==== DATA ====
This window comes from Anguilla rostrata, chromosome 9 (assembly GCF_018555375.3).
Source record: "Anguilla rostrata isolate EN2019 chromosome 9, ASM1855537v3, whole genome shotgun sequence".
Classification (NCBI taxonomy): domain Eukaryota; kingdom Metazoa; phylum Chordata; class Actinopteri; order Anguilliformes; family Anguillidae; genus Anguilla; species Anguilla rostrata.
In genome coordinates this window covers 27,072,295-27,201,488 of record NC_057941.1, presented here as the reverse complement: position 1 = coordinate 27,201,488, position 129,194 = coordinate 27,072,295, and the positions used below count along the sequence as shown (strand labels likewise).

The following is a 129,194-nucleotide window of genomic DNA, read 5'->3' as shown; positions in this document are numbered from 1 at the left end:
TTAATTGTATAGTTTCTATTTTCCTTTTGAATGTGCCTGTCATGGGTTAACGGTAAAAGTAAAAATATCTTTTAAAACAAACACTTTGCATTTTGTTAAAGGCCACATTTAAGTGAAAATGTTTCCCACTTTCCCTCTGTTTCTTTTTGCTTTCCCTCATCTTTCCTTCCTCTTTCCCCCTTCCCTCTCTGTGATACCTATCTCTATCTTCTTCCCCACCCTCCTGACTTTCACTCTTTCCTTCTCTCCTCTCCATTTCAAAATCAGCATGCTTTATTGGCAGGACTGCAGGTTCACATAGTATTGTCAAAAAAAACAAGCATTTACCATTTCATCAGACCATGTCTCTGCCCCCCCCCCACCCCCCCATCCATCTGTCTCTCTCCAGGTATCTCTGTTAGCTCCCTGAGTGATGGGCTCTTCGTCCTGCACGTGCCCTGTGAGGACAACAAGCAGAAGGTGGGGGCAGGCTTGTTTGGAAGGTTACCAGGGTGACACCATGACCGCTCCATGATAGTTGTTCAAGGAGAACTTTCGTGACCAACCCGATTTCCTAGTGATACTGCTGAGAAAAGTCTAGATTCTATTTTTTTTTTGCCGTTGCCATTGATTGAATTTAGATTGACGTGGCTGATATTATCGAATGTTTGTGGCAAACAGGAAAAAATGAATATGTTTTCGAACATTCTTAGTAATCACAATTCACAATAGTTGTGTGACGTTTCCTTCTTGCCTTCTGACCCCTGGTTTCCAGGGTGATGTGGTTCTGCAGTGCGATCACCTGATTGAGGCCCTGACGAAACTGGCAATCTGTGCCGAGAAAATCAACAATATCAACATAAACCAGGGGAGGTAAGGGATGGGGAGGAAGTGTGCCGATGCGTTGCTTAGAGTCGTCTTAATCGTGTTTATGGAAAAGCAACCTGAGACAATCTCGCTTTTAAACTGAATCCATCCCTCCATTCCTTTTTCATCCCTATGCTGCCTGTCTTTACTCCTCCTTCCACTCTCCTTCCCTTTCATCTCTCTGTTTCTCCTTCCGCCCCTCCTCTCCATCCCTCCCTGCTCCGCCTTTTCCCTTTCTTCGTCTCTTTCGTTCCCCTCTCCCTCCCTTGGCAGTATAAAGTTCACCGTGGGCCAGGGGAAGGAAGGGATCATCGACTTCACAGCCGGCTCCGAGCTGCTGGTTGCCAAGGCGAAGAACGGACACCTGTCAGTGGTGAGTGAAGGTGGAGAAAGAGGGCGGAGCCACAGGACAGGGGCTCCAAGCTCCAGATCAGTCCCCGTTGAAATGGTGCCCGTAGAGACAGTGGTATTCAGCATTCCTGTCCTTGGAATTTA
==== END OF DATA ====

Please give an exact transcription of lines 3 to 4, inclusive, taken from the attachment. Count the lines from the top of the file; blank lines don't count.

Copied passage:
Classification (NCBI taxonomy): domain Eukaryota; kingdom Metazoa; phylum Chordata; class Actinopteri; order Anguilliformes; family Anguillidae; genus Anguilla; species Anguilla rostrata.
In genome coordinates this window covers 27,072,295-27,201,488 of record NC_057941.1, presented here as the reverse complement: position 1 = coordinate 27,201,488, position 129,194 = coordinate 27,072,295, and the positions used below count along the sequence as shown (strand labels likewise).